Remember when PC gamers would sneer at a console? Remember how they would watch E3 each year and laugh, then slap each other on the back and say something like ‘Oh, we’ve had graphics better than that for years!’
At least, in my head that’s what they were like, and the whole "PC Master Race" jokes don't help matters All of that could change with the release of Project Scorpio, also known as the Xbox Two!.
Microsoft is Already Unifying PC and Console
E3 2016 was a massive press conference for Microsoft. With announcements that covered numerous games, and the reveal of the high anticipated Xbox Two, currently code-named Project Scorpio, there's a lot to discuss. Specifically, there were claims made that Project Scorpio will be the most powerful console ever built.
On top of that, Microsoft introduced their new "Play Anywhere" program. This program works for all first party Xbox titles. When you purchase it on the console, you also own it on your Windows 10 PC. You can transfer your saved data and achievements between the two versions and play across both platforms with ease.
That's a big step towards what Phil Spencer has been talking about at recent events. Let's see what lead up to this decision, shall we?
In March of 2016, Phil Spencer, President of Xbox, took the stage at the Xbox Spring Showcase and made some bold statements about the future of PC and consoles. I've made multiple conjectures on the site here about Xbox and PC coming together with Windows 10 as the glue, but this is the first hard evidence we've seen that even Microsoft thinks the two should just stop beating around the bush and join forces.
During his speech, Phil made some pretty bold comments about the future of Xbox. He suggested that Microsoft wants to make the system's hardware is enhanced as opposed to just releasing a brand new console. He wants everything Microsoft does to be unified under the "Universal Windows Platform."
Phil made these comments because of recent backlash when he announced on Twitter that Xbox One exclusive "Quantum Break" would be release on PC as well. People felt that announcements like this degraded the value of owning the console. His words: "You'll actually see us come out with new hardware capability during a generation."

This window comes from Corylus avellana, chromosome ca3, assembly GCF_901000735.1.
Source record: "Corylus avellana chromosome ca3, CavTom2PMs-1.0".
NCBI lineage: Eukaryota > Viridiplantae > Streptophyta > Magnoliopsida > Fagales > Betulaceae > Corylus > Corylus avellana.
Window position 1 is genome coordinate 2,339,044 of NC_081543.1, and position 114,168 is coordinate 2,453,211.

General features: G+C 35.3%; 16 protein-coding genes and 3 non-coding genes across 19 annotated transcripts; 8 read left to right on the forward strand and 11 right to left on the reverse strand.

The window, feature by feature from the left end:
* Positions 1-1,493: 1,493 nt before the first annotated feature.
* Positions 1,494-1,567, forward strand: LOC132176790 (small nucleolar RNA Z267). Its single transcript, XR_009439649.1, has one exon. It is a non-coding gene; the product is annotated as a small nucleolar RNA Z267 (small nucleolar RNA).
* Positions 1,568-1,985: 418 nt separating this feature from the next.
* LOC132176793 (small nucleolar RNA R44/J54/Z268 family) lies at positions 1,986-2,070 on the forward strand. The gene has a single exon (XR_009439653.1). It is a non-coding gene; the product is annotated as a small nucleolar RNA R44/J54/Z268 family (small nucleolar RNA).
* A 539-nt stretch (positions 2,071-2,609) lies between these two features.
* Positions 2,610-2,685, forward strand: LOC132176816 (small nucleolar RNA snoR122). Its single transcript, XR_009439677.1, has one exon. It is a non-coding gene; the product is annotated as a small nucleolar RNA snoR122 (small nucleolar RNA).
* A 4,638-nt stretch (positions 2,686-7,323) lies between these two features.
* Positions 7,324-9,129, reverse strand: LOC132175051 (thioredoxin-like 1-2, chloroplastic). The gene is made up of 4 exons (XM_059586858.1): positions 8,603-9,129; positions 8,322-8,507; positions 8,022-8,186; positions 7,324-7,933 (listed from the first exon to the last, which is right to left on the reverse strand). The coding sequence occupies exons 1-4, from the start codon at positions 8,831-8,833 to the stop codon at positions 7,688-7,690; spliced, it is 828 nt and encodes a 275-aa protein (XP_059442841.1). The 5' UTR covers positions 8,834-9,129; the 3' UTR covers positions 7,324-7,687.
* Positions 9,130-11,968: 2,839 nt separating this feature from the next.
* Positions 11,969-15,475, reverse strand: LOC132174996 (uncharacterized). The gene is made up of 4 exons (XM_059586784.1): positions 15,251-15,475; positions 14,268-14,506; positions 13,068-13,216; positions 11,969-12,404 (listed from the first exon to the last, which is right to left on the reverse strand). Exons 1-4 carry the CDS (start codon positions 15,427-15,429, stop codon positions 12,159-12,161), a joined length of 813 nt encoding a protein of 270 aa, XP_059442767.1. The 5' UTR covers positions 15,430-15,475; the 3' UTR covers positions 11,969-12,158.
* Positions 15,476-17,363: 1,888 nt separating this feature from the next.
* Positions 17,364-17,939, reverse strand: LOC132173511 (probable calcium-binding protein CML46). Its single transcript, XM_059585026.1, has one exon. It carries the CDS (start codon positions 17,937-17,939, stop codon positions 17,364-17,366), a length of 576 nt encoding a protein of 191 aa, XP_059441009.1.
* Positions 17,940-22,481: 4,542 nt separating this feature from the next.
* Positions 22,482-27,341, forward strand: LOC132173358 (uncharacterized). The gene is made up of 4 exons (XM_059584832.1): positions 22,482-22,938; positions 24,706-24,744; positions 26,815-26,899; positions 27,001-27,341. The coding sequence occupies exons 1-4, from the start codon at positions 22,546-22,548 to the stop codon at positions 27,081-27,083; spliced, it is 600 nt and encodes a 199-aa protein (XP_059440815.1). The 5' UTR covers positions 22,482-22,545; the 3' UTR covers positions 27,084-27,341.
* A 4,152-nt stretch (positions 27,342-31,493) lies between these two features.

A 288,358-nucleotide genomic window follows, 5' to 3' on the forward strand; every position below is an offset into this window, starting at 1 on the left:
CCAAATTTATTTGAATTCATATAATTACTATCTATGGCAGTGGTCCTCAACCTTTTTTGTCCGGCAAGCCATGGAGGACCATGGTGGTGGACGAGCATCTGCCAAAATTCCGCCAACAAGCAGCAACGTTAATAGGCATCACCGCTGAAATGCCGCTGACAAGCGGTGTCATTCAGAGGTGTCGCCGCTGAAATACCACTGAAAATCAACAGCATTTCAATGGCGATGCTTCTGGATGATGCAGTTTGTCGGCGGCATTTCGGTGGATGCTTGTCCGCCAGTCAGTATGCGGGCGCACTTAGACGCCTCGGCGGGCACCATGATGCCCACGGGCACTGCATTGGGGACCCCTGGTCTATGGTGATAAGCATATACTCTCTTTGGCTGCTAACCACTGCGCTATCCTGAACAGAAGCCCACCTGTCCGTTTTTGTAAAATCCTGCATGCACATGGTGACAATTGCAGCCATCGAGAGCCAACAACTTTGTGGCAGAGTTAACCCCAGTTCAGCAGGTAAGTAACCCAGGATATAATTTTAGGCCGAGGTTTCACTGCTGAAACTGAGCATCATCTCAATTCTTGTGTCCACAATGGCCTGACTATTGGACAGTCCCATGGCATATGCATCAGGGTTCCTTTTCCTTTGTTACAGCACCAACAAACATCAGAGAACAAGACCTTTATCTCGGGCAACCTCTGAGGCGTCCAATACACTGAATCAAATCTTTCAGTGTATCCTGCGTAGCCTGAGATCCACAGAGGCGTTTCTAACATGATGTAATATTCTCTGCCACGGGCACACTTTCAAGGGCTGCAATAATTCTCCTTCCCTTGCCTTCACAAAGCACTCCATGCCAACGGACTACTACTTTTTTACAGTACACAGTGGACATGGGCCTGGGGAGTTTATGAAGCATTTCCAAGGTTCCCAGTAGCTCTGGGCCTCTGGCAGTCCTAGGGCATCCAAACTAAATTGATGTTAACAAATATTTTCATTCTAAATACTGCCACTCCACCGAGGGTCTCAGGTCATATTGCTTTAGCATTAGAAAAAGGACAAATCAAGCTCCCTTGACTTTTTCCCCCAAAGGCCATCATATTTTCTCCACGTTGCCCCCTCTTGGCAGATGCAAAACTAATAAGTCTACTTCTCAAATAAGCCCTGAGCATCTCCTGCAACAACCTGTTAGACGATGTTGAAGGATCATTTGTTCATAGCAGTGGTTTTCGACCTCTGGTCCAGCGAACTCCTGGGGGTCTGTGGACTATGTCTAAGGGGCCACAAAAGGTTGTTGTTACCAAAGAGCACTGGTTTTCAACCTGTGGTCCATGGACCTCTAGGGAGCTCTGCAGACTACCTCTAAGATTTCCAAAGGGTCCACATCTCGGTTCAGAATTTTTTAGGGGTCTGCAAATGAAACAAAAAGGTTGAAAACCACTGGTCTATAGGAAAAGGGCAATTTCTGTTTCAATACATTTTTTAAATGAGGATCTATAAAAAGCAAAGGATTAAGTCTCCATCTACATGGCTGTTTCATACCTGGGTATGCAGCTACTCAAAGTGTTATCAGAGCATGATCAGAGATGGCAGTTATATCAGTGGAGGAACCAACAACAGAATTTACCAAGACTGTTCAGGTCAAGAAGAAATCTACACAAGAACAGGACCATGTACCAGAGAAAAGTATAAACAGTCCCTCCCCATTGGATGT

Phil made comparisons between consoles, mobile devices, and PC. He made a good point when he said quote: "Consoles lock the hardware and the software platforms together at the beginning of the generation. Then you ride the generation out for seven or so years, while other ecosystems are getting better, faster, strong. And then you wait for the next big step function."
He's absolutely right, and it's this crutch that has led to plenty of criticism and debate over whether consoles are still valid in the face of constantly upgraded platforms like PC and mobile devices. All hope is not lost, though.
Phil went on to say that he's predicting a bright future for consoles. As part of the aforementioned "Universal Windows Platform," Phil is expecting games to be backwards and forwards compatible regardless of the hardware changes. He wants Xbox One owners to have the option for hardware upgrades in the future that keeps the Xbox relevant. Of course, this would signal the end of the console cycles we've come to know.
When speaking with Polygon, Phil Spencer reiterated these thoughts while mentioning Sony and their choice to add VR to the PS4 in the middle of the cycle. He criticized this approach by saying "it's not changing what the core console is about."
Phil Spencer supports unification, but will we see something this drastic before the release of the Xbox 2? It's hard to say, but such a concept could easily be put together when the Xbox 2 releases, making it the last console Microsoft would ever effectively make.
The Great Divide
The gap between consoles and PC has been closing in recent years, and devout PC gamers are no longer married to their desktops like they once were. Yes, at one stage it was clear that PC’s were better graphically and memoryily (a new word I’ve just invented), but console gamers always had gameplay on their side. Whereas new consoles are rare, up to 8 years between generations, PC’s are being updated constantly, so it is only natural for PC’s to lead their TV-based cousins.
However, EA are on record as saying that the Xbox One and PS4 are a generation ahead of PC. Specifically, EA’s executive vice president and chief technology officer Rajat Teneja was quoted on Linkedin as saying the PS4 and Xbox One are “a generation ahead of the highest end PC on the market. The compute capabilities of these platforms and the data transfer speeds we can now bank on, essentially removes any notion of rationing of systems resources for our game engines”.